Classic: BMW M5 of the E34 generation: The black Mauritius

Sports sedans were more exciting than ever for many car fans in the 1980s and early 1990s.

Classic: BMW M5 of the E34 generation: The black Mauritius

Sports sedans were more exciting than ever for many car fans in the 1980s and early 1990s. The vehicle type made it absurd that a four-door car had to be tired and boring. Things looked a little different with the station wagon models, because even if the turbodiesels were slowly putting a stop to the popular family cars, which were as economical as they were high in torque, the real sportiness was mostly not far off. Even station wagon models with a lot of performance, such as a BMW 5 Series Touring, a Mercedes E-Class T or an Audi A6 Avant in the top version, were perhaps fast, but anything but sporty.

That probably only changed with the premiere of the BMW M5 Touring of the E34 generation in 1992. Like the sedan version, the station wagon was also reserved in terms of external appearance. Over the years, the M5 engine had increased from 232 kW / 315 hp to 250 kW / 340 hp, not least due to the displacement expansion to 3.8 liters. The search for real competition was largely in vain, as it was not the performance of the high-revving in-line six-cylinder engine alone that attracted a lot of attention. The combination of a variable family station wagon and the genes of a real sports car was largely unique on the admittedly very small market. The technology of the M5 sedan, which was derived from motorsport, was transplanted with small changes into the more than pleasing station wagon body of the 5-series generation of the E34. A bigger problem than the implantation of technology into the touring guise was the production of the entire vehicle itself. Since BMW did not have its own production line for the high-performance station wagon at the time, the backpack athlete was largely handcrafted at M GmbH in Garching.

Bodywork and sporty chassis - in the BMW M5, even in the touring model, most of it revolved around the engine. The in-line six-cylinder was a further development of the legendary four-valve six-cylinder engine from the BMW M1. This originally 3.5 liter engine with two overhead camshafts and intake manifold injection delivered 204 kW / 277 hp in the 1978 sports car flounder before reaching 210 kW / 286 hp in the BMW M635 CSi and the first generation BMW M5. In order to further increase performance, the piston stroke and bore were increased in the BMW M5 from the 1992 model year and in the M5 E34 Touring, which was later introduced, which increased the combustion chamber volume to 3,795 cubic centimeters. The new engine was designated S38B38. The increase in bore and stroke, together with details such as the resonance air collector, resulted in an increase in performance to 250 kW / 340 HP and a maximum torque of 400 Nm at 4,750 rpm.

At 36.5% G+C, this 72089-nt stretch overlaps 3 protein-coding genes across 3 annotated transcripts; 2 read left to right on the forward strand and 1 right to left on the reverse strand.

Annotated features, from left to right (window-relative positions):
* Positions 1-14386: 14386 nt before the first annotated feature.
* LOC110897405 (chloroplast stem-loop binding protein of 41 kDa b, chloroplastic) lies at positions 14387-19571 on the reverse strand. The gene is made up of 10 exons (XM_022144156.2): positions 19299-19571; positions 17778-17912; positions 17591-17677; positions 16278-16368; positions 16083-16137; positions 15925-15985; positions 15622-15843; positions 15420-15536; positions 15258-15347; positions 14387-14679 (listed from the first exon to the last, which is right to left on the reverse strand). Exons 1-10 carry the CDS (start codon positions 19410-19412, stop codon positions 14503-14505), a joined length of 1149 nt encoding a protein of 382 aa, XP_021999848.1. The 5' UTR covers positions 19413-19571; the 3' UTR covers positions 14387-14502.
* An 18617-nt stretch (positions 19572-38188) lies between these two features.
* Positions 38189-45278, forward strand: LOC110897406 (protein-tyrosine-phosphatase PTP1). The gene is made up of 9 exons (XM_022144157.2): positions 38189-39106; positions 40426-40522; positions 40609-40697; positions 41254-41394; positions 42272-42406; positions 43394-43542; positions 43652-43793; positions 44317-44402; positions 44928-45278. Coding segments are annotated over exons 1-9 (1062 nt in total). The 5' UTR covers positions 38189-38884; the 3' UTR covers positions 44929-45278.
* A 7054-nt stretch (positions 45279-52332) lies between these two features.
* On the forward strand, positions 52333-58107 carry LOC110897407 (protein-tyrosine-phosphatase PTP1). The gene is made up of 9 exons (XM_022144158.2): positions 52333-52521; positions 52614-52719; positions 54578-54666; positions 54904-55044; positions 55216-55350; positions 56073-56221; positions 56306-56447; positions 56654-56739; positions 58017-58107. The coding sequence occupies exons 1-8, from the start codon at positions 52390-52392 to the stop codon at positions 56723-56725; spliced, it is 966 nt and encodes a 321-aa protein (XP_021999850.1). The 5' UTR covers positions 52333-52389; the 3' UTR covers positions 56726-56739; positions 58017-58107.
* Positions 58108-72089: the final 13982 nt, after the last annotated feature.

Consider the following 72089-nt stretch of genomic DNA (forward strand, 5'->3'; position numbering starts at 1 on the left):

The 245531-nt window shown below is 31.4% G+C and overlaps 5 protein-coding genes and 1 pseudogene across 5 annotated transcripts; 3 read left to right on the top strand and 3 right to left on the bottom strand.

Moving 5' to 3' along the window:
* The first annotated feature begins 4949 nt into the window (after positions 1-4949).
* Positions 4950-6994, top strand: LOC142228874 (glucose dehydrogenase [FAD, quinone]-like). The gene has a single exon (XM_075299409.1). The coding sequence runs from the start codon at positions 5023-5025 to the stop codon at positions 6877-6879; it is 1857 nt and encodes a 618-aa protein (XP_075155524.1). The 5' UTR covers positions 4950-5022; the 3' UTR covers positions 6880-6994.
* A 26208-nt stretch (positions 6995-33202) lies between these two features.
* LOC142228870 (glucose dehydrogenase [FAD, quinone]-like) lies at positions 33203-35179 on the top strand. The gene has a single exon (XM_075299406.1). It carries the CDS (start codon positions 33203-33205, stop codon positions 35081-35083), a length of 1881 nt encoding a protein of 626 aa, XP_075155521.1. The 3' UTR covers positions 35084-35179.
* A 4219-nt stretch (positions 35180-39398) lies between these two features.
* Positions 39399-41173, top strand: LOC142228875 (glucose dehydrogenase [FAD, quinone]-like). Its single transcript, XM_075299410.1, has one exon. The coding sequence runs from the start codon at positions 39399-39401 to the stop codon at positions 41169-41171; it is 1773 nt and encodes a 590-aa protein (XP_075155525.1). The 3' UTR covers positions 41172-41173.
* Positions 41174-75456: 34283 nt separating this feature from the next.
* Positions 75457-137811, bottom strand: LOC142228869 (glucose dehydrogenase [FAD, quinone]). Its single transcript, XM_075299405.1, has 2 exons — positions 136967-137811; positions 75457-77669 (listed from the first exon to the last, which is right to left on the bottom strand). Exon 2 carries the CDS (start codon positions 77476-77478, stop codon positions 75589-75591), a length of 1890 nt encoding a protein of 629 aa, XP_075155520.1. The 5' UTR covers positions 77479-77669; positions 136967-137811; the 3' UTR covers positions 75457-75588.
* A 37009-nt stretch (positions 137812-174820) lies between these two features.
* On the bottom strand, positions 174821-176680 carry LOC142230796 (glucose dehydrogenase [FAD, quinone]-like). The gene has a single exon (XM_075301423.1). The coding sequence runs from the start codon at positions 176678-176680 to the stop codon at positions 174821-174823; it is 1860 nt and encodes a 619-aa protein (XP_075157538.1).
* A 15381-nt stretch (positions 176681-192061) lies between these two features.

The engine itself and the power delivery itself are still a real show today, because the M5 Touring hangs snappy and directly on the gas, just as a sporty driver would like. This is ensured not only by the engine with appropriate fine adjustment, but also by the combination with the manual five-speed gearbox, which delivers the power to the rear axle precisely and extremely well. An impressive torque of 300 Nm is already available at 1,800 rpm - anything but a given in 1992. From a standstill it goes to 100 km/h in 5.9 seconds with lively manual work and the top speed is a brisk 250 km/h . However, the high-performance station wagon doesn't just offer its big show in the left lane of the motorway, but also on shallow country roads with inclined curves, because here the sports station wagon can show off its dynamism impressively in third gear or, if things get too curvy, in second gear. If the family on board is good at cornering, all the better. Otherwise it's better to do these trips alone.

The perfect overall impression is not only ensured by the sporty, tight chassis, the manageable vehicle weight of around 1.8 tons and the stylish 17-inch turbine design. Only when it comes to the braking system does the sportiest of all 90s station wagons fall short of today's reality. In 1994 there was a small model update that brought amenities such as a compound brake system, 18-inch wheels and a manual six-speed gearbox. The interior is just as discreet as it is spectacular, because the mass-produced technology of the E34 generation is omnipresent, but the numerous electric motors and the delicate leather finishes make the exclusive BMW M5 Touring shine in a completely different light. The beige leather chairs - excellently contoured and delicately adjustable - are a real stunner even by today's standards. In addition, there was the everyday use that was unique at the time and that the sports suit offered not only in the second row, but also in the luggage compartment.

Anyone looking for a BMW M5 Touring in the appropriately excellent condition today has to put in a lot of effort and be lucky, as just 891 vehicles of the sports station wagon were produced between 1992 and 1995. The last models in particular with a slightly modified front, 18-inch wheels, sports brake system and six-speed manual transmission are hardly to be found on the European market. Therefore, few people care about the price itself, but about finding such a vehicle at all. Ideally one that is still in its original condition.

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